A shout out to the spoken word

Victoria Spoken Word Festival performances run Feb. 23-25 at the Intrepid Theatre and Solstice Café

Missie Peters

No special effects, instruments or gimmicks. Just the spoken word.

“There is an appetite for quality spoken word and I wanted to keep that going,” said Victoria Spoken Word Festival artistic director Missie Peters. “It is incredibly important to me both to grow and establish the scene here in Victoria.”

Combining elements of poetry, storytelling, stand-up comedy and theatre, the art form has seen steady growth – but a dearth of post-secondary poetry opportunities for the artists prompted Peters to take matters into her own hands creating a hybrid festival of sorts.

“You can’t go to university for (it). We should have opportunities all across the country to develop the art form itself for artists and give them this opportunity to grow,” she said. “So I am doing it.”

The festival kicks off with three days of artist-only workshops in improv, beat box, singing, and clowning, because Peters believes the non-traditional elements offer young poets an expanded tool box from which to explore. Artists move on to write an ensemble script with their new skills within 24 hours and perform it in front of a live audience.

“The festival is about trying to expand spoken word,” she said. “It will hopefully be something you, me and no one has ever seen before.”

Starting in 2011 with a presentation to the Awesome Sh*t Club, where entrepreneurs like Peters pitched ideas to judges in a Dragons’ Den-style format for cash, her festival idea won the $600 grand prize and the first annual event was born. Without that opportunity this year, she turned to crowdfunding to source the $1,000 start-up cost.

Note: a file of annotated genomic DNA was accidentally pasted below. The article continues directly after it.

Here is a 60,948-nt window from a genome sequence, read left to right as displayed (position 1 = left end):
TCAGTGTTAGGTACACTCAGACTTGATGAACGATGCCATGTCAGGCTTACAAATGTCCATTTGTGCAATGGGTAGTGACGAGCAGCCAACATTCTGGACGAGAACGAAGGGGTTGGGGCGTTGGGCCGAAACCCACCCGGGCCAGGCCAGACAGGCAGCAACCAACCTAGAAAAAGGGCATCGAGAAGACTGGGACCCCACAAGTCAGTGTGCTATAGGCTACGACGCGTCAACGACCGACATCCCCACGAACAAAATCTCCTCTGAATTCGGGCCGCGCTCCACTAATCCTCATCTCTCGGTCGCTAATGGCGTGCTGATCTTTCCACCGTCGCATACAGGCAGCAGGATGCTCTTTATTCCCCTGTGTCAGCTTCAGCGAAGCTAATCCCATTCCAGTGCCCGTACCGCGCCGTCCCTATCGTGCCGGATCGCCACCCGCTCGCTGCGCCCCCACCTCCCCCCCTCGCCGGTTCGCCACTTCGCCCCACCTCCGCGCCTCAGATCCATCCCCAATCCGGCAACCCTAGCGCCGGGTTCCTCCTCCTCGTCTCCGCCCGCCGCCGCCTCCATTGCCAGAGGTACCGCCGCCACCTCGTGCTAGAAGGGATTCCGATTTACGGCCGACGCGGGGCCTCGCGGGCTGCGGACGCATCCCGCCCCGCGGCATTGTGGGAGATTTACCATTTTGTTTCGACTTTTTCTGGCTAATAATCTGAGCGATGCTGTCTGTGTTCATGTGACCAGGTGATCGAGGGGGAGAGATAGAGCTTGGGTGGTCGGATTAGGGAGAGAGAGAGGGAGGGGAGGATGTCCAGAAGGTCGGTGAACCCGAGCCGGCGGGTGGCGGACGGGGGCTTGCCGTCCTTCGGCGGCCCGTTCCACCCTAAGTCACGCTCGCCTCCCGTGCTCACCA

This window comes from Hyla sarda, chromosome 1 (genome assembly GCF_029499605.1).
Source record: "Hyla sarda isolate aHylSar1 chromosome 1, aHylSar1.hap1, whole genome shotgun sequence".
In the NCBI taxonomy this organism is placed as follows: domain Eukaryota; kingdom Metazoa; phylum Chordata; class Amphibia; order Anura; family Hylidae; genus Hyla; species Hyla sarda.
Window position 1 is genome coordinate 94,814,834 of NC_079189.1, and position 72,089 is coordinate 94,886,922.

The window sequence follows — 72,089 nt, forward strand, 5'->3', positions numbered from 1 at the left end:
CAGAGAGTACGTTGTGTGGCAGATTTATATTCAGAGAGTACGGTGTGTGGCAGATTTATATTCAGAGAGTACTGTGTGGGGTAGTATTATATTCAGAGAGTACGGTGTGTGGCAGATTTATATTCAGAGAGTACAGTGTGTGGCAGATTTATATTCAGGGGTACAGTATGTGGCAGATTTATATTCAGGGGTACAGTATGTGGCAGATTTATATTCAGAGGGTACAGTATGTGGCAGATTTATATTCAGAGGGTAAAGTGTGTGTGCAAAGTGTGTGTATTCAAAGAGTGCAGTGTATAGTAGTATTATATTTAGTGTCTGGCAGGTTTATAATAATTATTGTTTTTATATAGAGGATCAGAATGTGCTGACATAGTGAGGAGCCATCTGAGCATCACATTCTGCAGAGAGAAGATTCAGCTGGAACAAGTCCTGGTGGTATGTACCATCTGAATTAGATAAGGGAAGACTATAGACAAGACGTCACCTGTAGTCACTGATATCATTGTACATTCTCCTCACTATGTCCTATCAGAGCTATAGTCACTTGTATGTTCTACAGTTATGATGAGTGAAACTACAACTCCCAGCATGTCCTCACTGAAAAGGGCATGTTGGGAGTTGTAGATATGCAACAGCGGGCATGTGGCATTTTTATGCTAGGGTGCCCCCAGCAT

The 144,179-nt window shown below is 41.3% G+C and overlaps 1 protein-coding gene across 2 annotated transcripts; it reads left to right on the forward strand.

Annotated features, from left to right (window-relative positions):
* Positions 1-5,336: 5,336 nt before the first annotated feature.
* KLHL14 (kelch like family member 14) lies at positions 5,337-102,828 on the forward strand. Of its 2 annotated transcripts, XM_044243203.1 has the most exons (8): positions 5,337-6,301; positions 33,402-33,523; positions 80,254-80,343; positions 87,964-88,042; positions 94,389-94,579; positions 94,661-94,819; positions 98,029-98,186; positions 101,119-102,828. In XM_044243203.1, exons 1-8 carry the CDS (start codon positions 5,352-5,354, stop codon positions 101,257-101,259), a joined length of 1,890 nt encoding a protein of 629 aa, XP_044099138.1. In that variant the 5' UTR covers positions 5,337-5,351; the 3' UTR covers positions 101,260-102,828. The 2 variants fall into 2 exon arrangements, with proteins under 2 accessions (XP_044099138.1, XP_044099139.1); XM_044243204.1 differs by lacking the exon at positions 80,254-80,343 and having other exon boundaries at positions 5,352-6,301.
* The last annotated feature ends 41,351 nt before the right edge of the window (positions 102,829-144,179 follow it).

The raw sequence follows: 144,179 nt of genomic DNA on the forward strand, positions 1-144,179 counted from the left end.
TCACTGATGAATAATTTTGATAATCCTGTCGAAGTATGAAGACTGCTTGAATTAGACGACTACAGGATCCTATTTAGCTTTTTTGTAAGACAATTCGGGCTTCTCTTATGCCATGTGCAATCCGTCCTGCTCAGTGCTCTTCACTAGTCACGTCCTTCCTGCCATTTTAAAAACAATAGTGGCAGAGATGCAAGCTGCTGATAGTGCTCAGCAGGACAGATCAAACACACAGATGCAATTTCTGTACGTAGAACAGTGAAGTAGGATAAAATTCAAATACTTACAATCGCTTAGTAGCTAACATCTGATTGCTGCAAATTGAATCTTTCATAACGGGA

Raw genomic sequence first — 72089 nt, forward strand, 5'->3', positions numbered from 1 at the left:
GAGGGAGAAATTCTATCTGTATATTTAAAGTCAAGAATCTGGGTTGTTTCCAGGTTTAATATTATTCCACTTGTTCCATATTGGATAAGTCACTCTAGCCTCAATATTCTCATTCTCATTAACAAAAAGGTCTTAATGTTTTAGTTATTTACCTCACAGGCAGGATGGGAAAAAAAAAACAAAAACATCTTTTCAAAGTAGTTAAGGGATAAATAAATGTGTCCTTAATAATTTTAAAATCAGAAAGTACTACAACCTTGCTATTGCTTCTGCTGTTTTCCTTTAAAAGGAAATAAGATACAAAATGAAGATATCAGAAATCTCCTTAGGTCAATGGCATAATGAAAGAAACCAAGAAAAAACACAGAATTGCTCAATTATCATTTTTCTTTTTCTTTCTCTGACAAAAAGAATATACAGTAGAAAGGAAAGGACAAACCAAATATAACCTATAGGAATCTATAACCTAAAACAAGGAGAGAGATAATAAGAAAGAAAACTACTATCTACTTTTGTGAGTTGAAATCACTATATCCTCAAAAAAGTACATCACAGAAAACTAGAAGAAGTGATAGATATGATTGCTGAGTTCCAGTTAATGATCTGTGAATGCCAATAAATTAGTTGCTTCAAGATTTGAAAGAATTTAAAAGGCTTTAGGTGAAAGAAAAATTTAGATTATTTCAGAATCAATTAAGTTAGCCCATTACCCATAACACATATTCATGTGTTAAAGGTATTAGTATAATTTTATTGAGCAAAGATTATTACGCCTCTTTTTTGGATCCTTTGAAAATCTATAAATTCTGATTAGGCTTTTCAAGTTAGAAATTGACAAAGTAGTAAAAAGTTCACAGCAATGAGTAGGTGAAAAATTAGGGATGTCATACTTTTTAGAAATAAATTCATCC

“It is a really great way to connect with people who care about your project. I thought it would take six weeks to reach our goal but we did it in two,” she said. “It creates a community event that is, by necessity, supported by the community. If the people in Victoria didn’t want it, we wouldn’t have $1,000 in our campaign.”

Crowdfunding, a relatively new tool where campaigners set up an account with websites such as IndieGoGo.com or Kickstarter.com and rely on the donations through the site to fund their projects, helped the festival raise more than $1,100  with two weeks to go.

In addition to the financial benefit, supporters from across the country left positive comments for Peters, a source of motivation for the poet who moonlights as a government worker by day.

“It is almost more important than the money,” she said of the community input. “It lets you know as an organizer all (your) work is important to someone.”

One of 12 poets from across Canada invited to take part, Victoria resident Justin McGrail believes Peters’ efforts are making a difference in the popularity of the art form across the country.

“Support (for) the festival is coming in from across the country. This (festival) is a highlight, a growing network of spoken word poetry,” the 20-year poet said. “In a way, the support Missie (Peters) has reflects the growth of spoken word in the country. I can say I have seen it in my lifetime.”

With performances Feb. 23-25, culminating with the grand finale at the Intrepid Theatre streaming live on the Internet, even Peters doesn’t know what to expect because it hasn’t yet been written. She is confident performances will be well worth the price of admission.

“I create the venue and (the artists) are going to fill it with art,” she said. “(Spoken word’s) power is in the performance and on the stage – as opposed to the page.”

Spoken like a true poet, who does know it.

Victoria Spoken Word Festival performances run Feb. 23-25 at the Intrepid Theatre and Solstice Café with a public spoken word workshop Feb. 26.

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